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Effects of petroleum on mink applied as a model for reproductive success in sea otters.

https://arctichealth.org/en/permalink/ahliterature4507
Source
J Wildl Dis. 2001 Oct;37(4):686-92
Publication Type
Article
Date
Oct-2001
Author
J A Mazet
I A Gardner
D A Jessup
L J Lowenstine
Author Affiliation
Wildlife Health Center, School of Veterinary Medicine, University of California, Davis, California 95616, USA. wildlifehealth@ucdavis.edu
Source
J Wildl Dis. 2001 Oct;37(4):686-92
Date
Oct-2001
Language
English
Publication Type
Article
Keywords
Animals
Breeding
Female
Food Contamination
Maternal Exposure
Mink
Models, Animal
Otters - physiology
Petroleum - adverse effects
Pregnancy
Pregnancy Outcome - veterinary
Pregnancy, Animal - drug effects - physiology
Prenatal Exposure Delayed Effects
Reproduction - drug effects
Research Support, Non-U.S. Gov't
Water Pollutants, Chemical - adverse effects
Abstract
Ranch-reared mink (Mustela vison) were used as a model in an experimental trial to investigate the potential effects of exposure to two petroleum products on sea otters (Enhydra lutris). Mink were exposed either dermally on one occasion 60 days prior to breeding or via low level contamination of their diets daily from 60 days prior to breeding (January 1994) until weaning of kits (June 1994). For dermal exposure, we placed mink in either a slick of Alaskan North Slope crude oil (n = 24) or bunker C fuel oil (n = 24) on sea water or sea water alone (n = 10) for 1 min. For dietary exposure, we fed mink rations containing 500 ppm of either Alaskan North Slope crude oil (n = 24) or bunker C fuel oil (n = 24; control, n = 15). The number of liveborn kits did not differ significantly among mink exposed dermally (5.0 kits/female for crude oil and 6.5 kits/female for bunker C fuel oil) and unexposed controls (5.3 kits/female). However, only 2.3 and 0.7 kits were produced per female for those exposed through the diet to crude oil and bunker C fuel oil, respectively. Females with reduced reproductive success had no clinical signs of toxicosis or behavioral abnormalities. In addition, kits of females exposed through the diet had poor survival to weaning. Once mature, kits born to females exposed to bunker C fuel oil in the diet had significantly reduced reproductive success (3.4 kits/female) although their only exposure to the petroleum products was in utero or during nursing. Therefore, it is possible that sea otter populations consuming contaminated food sources or colonizing previously oiled habitats will have reduced reproductive success.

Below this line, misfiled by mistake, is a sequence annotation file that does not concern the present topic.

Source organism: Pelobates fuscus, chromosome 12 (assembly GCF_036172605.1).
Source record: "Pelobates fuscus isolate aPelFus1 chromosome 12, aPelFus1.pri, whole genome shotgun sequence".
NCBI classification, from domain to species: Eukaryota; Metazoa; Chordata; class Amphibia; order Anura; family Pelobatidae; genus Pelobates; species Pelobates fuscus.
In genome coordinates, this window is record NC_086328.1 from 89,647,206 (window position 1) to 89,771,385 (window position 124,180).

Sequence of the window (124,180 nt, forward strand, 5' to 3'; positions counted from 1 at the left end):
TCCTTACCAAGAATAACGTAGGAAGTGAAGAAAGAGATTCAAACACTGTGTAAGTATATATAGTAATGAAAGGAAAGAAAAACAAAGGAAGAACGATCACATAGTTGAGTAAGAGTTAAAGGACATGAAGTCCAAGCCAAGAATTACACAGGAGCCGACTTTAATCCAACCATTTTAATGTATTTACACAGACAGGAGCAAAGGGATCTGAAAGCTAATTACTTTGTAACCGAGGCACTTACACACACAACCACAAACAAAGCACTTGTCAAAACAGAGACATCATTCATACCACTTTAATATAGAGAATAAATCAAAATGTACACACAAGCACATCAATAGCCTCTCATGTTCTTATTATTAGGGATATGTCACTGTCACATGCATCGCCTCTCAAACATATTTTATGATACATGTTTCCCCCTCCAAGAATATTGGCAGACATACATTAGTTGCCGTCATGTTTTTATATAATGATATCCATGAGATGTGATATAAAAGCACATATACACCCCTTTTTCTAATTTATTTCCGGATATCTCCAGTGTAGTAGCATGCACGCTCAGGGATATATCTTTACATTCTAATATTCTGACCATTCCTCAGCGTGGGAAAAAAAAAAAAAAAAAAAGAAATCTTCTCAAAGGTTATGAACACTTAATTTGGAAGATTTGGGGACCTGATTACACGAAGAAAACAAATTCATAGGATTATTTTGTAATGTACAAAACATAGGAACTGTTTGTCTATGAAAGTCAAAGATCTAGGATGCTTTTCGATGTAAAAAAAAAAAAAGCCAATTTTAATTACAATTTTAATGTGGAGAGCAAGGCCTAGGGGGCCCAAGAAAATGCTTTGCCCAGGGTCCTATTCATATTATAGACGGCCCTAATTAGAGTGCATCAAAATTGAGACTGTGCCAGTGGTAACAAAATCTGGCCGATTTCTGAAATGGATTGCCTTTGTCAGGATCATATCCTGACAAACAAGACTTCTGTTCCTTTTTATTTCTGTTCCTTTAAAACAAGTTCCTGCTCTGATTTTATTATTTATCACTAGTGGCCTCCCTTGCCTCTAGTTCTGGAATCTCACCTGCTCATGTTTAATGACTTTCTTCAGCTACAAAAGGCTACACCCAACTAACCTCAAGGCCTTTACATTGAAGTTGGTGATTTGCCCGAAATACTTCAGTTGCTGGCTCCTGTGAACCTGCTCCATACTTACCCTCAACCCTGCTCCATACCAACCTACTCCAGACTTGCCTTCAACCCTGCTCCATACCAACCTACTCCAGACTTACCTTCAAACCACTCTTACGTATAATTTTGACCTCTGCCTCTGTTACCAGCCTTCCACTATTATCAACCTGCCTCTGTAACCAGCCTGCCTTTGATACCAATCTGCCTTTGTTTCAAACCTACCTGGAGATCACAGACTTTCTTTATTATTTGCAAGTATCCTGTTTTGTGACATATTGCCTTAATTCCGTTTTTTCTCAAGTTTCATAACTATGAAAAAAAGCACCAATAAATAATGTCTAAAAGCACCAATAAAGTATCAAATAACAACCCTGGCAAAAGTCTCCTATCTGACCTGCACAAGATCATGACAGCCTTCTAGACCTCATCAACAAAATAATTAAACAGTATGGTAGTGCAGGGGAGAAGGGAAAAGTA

PubMed ID
11763732 View in PubMed
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Testing for Aleutian mink disease virus in the river otter (Lontra canadensis) in sympatry with infected American mink (Neovison vison).

https://arctichealth.org/en/permalink/ahliterature260986
Source
J Wildl Dis. 2014 Jul;50(3):689-93
Publication Type
Article
Date
Jul-2014
Author
Jeff Bowman
Anne G Kidd
Larissa A Nituch
Carrie Sadowski
Albrecht I Schulte-Hostedde
Source
J Wildl Dis. 2014 Jul;50(3):689-93
Date
Jul-2014
Language
English
Publication Type
Article
Keywords
Aleutian Mink Disease - epidemiology - virology
Aleutian Mink Disease Virus - isolation & purification
Animals
Animals, Wild
Mink
Ontario - epidemiology
Otters - virology
Abstract
Aleutian mink disease virus (AMDV) occurs in the American mink (Neovison vison) in wild populations and on mink farms and can cause illness and death. The North American river otter (Lontra canadensis) may be exposed to AMDV because of shared space and habitat with mink. Using serology and real-time PCR, we tested river otters across Ontario for AMDV infection. We found no evidence of infection in otters, a surprising finding given the sympatric distribution, niche overlap, and close phylogenetic relationship of the river otter and the American mink. Our results are consistent with the hypothesis that the major point of spillover of AMDV between mink farms and wildlife is manure and composting carcasses on mink farms. Mink farms in Ontario are generally in agricultural landscapes; it is unlikely that river otter use these habitats and thus are likely not exposed to AMDV. We found no evidence that AMD is an important disease for the river otters in Ontario.
PubMed ID
24807350 View in PubMed
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